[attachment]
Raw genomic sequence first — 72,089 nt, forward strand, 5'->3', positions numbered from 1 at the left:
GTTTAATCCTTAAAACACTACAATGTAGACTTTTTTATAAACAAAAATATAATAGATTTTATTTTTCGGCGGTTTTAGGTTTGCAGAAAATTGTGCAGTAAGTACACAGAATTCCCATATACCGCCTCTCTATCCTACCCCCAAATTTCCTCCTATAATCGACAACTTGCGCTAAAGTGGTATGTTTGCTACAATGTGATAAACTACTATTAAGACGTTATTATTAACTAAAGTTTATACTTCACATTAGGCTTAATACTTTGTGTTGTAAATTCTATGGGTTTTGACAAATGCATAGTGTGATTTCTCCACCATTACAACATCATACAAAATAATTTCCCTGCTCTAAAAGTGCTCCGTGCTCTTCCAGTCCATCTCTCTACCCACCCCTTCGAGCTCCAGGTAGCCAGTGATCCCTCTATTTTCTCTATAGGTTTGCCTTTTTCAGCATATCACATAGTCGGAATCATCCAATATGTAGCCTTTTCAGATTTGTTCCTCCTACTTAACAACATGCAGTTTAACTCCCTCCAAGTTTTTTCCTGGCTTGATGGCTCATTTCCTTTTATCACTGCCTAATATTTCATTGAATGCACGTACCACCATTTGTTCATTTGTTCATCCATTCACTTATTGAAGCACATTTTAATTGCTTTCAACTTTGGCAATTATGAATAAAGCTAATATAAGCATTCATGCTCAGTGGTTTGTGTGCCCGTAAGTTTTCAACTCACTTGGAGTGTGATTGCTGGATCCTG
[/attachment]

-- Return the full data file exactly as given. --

Raw genomic sequence first — 72,089 nt, forward strand, 5'->3', positions numbered from 1 at the left:
GTTTAATCCTTAAAACACTACAATGTAGACTTTTTTATAAACAAAAATATAATAGATTTTATTTTTCGGCGGTTTTAGGTTTGCAGAAAATTGTGCAGTAAGTACACAGAATTCCCATATACCGCCTCTCTATCCTACCCCCAAATTTCCTCCTATAATCGACAACTTGCGCTAAAGTGGTATGTTTGCTACAATGTGATAAACTACTATTAAGACGTTATTATTAACTAAAGTTTATACTTCACATTAGGCTTAATACTTTGTGTTGTAAATTCTATGGGTTTTGACAAATGCATAGTGTGATTTCTCCACCATTACAACATCATACAAAATAATTTCCCTGCTCTAAAAGTGCTCCGTGCTCTTCCAGTCCATCTCTCTACCCACCCCTTCGAGCTCCAGGTAGCCAGTGATCCCTCTATTTTCTCTATAGGTTTGCCTTTTTCAGCATATCACATAGTCGGAATCATCCAATATGTAGCCTTTTCAGATTTGTTCCTCCTACTTAACAACATGCAGTTTAACTCCCTCCAAGTTTTTTCCTGGCTTGATGGCTCATTTCCTTTTATCACTGCCTAATATTTCATTGAATGCACGTACCACCATTTGTTCATTTGTTCATCCATTCACTTATTGAAGCACATTTTAATTGCTTTCAACTTTGGCAATTATGAATAAAGCTAATATAAGCATTCATGCTCAGTGGTTTGTGTGCCCGTAAGTTTTCAACTCACTTGGAGTGTGATTGCTGGATCCTG